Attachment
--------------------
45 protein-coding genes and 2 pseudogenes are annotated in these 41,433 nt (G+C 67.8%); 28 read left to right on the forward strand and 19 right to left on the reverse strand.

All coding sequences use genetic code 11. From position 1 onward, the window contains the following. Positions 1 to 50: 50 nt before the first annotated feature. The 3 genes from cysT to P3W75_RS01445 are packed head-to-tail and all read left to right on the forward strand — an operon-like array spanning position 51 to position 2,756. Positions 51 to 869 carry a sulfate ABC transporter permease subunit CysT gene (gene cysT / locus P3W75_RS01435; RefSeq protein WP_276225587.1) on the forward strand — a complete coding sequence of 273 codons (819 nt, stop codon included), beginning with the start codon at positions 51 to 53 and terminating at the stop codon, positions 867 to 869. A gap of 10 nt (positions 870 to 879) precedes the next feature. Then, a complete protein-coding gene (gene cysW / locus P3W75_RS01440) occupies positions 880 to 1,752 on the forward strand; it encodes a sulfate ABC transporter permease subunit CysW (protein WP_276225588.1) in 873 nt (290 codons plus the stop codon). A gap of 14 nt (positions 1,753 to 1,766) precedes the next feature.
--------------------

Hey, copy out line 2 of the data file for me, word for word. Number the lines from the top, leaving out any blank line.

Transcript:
All coding sequences use genetic code 11. From position 1 onward, the window contains the following. Positions 1 to 50: 50 nt before the first annotated feature. The 3 genes from cysT to P3W75_RS01445 are packed head-to-tail and all read left to right on the forward strand — an operon-like array spanning position 51 to position 2,756. Positions 51 to 869 carry a sulfate ABC transporter permease subunit CysT gene (gene cysT / locus P3W75_RS01435; RefSeq protein WP_276225587.1) on the forward strand — a complete coding sequence of 273 codons (819 nt, stop codon included), beginning with the start codon at positions 51 to 53 and terminating at the stop codon, positions 867 to 869. A gap of 10 nt (positions 870 to 879) precedes the next feature. Then, a complete protein-coding gene (gene cysW / locus P3W75_RS01440) occupies positions 880 to 1,752 on the forward strand; it encodes a sulfate ABC transporter permease subunit CysW (protein WP_276225588.1) in 873 nt (290 codons plus the stop codon). A gap of 14 nt (positions 1,753 to 1,766) precedes the next feature.